Deborah Solomon: Remembering Tenth Street Galleries, WNYC Review
HPFS c 1953 Sari Dienes
Sari Dienes at Inventing Downtown January 9 – April 1, 2017
Inventing Downtown:Artist-Run Galleries in New York City, 1952–1965
This screening is part of: INVENTING DOWNTOWN
What takes place in the privacy of the artist studio? What is it like to experience an artist at work? These two programs answers these questions through short films that reflect a variety of cinematic styles due in no small part to each filmmaker’s close relationship to their subject. Common to all the films is how artists allow their filmmaker friends into their studios to capture their process, their method of making art. The result is an intimate dialogue between filmmaker and artist that remains open ended and exploratory.
LIVES OF ARTISTS, PART 2:
George Kuchar ENCYCLOPEDIA OF THE BLESSED (1968, 43 min, 16mm, color/b&w. Featuring Red Grooms.)
Martha Edelheit HATS, BOTTLES AND BONES: A PORTRAIT OF SARI DIENES (1977, 22 min, 16mm. Print courtesy of the Reserve Film and Video Collection of The New York Public Library for the Performing Arts.)
Richard O. Moore & Alfred Leslie USA POETRY: FRANK O’HARA (1966, 15 min, video, b&w)
Total running time: ca. 85 min.
In spring 1951, the artist-organized Ninth Street Show catalyzed the formation of artist-run galleries in lower Manhattan. The show’s location – in a vacant store at 60 East Ninth Street – and the opportunity to see recent works by more than fifty established and emerging artists drew attention to inexpensive spaces east of Broadway. Rents for vacant commercial properties along Tenth Street were under $100 per month, and the low cost attracted groups of artists to rent space under cost sharing agreements, a system known as “co-ops.” By the late 1950s another gallery type emerged, the short-lived, self-financed galleries that focused on experiments in artists’ lofts in various downtown neighborhoods. Experimentation incubated new art practices – environments, performance, geometric objects, participatory art, and political art. Importantly, artists were themselves defining and promoting the projects.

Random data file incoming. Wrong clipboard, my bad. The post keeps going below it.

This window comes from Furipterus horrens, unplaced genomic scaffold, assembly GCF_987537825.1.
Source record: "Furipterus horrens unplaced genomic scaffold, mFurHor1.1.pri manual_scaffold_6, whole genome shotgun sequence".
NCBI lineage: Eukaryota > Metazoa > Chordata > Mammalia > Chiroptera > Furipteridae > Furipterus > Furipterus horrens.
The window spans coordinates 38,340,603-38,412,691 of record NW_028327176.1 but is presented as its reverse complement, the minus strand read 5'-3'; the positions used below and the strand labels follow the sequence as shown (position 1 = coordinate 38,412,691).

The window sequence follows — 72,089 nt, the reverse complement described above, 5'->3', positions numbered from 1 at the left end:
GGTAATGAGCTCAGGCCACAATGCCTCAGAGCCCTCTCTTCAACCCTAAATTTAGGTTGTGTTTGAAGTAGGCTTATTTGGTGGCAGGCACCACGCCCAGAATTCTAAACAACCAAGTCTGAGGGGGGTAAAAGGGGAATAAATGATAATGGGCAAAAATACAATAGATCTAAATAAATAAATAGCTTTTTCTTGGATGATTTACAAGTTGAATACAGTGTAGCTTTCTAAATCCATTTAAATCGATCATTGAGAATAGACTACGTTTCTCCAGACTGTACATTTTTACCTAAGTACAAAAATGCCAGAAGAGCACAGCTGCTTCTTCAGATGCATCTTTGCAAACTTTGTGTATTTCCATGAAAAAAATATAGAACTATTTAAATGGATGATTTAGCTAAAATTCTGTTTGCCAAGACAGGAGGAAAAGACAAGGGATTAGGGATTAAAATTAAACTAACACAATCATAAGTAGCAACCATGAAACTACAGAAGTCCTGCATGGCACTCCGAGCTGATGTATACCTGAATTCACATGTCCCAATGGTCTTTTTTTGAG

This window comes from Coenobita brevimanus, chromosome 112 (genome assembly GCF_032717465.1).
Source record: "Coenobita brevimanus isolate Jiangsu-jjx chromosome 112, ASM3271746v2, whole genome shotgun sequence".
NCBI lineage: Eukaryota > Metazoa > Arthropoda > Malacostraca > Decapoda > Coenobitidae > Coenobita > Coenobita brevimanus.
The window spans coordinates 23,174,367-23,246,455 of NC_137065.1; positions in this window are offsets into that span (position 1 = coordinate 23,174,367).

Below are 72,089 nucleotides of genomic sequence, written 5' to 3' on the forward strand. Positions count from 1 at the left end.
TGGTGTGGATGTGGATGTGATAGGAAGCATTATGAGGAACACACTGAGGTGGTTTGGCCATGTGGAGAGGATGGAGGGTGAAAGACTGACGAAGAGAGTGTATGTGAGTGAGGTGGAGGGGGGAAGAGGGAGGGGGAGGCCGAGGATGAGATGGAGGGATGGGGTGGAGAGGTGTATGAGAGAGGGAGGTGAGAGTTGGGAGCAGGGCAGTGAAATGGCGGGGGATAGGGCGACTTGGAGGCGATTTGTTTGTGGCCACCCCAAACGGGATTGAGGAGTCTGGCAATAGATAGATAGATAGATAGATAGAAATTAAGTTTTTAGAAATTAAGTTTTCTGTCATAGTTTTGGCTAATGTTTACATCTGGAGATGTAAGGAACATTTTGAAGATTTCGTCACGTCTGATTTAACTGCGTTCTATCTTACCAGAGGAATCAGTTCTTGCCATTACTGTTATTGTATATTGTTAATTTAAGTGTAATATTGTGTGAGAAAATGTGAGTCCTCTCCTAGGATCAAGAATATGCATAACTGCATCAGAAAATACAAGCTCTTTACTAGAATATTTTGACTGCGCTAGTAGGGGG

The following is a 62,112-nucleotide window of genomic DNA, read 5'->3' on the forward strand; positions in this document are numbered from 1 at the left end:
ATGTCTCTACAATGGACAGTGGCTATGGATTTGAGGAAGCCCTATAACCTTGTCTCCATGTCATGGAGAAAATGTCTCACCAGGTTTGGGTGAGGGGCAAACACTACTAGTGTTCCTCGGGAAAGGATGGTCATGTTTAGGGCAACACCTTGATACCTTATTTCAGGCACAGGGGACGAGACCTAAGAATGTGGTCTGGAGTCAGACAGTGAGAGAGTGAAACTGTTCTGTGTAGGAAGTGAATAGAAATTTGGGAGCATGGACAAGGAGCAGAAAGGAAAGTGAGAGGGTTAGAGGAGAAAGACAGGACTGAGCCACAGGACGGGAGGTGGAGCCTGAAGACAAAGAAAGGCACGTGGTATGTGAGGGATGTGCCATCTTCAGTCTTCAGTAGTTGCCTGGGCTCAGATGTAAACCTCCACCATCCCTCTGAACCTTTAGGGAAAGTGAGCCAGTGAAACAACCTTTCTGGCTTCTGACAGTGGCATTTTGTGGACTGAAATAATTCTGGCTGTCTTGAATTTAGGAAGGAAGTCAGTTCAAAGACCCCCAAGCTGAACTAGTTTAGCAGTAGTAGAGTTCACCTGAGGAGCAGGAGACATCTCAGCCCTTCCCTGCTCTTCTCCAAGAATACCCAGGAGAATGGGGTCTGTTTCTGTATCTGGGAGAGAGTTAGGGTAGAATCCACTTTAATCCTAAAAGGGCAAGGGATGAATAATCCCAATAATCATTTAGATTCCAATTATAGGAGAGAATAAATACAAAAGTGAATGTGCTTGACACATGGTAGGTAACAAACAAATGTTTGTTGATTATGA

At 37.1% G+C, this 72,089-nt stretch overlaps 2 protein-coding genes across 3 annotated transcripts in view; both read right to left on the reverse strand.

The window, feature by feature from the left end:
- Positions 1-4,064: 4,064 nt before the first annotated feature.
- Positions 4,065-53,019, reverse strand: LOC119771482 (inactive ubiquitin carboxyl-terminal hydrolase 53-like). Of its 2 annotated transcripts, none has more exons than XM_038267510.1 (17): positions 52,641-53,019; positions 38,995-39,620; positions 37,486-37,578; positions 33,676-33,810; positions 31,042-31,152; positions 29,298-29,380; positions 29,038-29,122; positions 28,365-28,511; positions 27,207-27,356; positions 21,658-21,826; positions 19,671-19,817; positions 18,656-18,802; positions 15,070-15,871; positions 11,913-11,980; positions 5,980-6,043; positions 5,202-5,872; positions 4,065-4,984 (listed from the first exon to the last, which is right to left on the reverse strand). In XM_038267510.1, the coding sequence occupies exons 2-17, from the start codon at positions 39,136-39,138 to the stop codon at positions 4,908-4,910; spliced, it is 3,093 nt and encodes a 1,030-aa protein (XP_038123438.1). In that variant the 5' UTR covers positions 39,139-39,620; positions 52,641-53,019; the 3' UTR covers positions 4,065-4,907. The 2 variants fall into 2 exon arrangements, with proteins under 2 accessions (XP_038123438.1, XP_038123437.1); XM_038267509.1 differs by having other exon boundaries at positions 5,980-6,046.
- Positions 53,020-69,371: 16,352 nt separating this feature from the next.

Artist galleries supported more than the visual artists who exhibited; the spaces became vital centers for dialogue and debate, forging alliances across disciplines, and among poets, writers, critics, musicians, photographers, and filmmakers. Artist galleries radically expanded the parameters for visual art, and in so doing the artists and the exhibitions they produced became an important subject for filmmakers. This four-part series of short films examines three themes inspired by New York’s Downtown gallery culture: “Lives of Artists,” intimate portraits of artists at work; “Exhibition as Stage,” subjective views of artist performances that resonates as part documentary and part visual experiment, and “Artists Make Movies,” searing statements in film or video representing the artist’s aesthetic concerns.
This series is presented in conjunction with the NYU Grey Art Gallery’s exhibition “Inventing Downtown: Artist-Run Galleries in New York City, 1952-1965,” which is on view January 10-April 1; for more info, visit: greyartgallery.nyu.edu. And for further Anthology programming relating to the exhibition, click here and here.
Programmed by Jed Rapfogel, John Klacsmann, and Melissa Rachleff. Special thanks to Lucy Oakley (NYU Grey
Art Gallery); and to Jennifer Bertani (WNET); David Callahan & Elena Rossi-Snook (New York Public Library for the Performing Arts); Rebecca Cleman (Electronic Arts Intermix); Eleni Gioti (Light Cone); Mike Kuchar; Alfred Leslie; Claes Oldenburg; MM Serra & Joel Schlemowitz (Film-Makers’ Coop); Michelle Silva; Chelsea Spengemann (Stan VanDerBeek Estate); and Robert Whitman.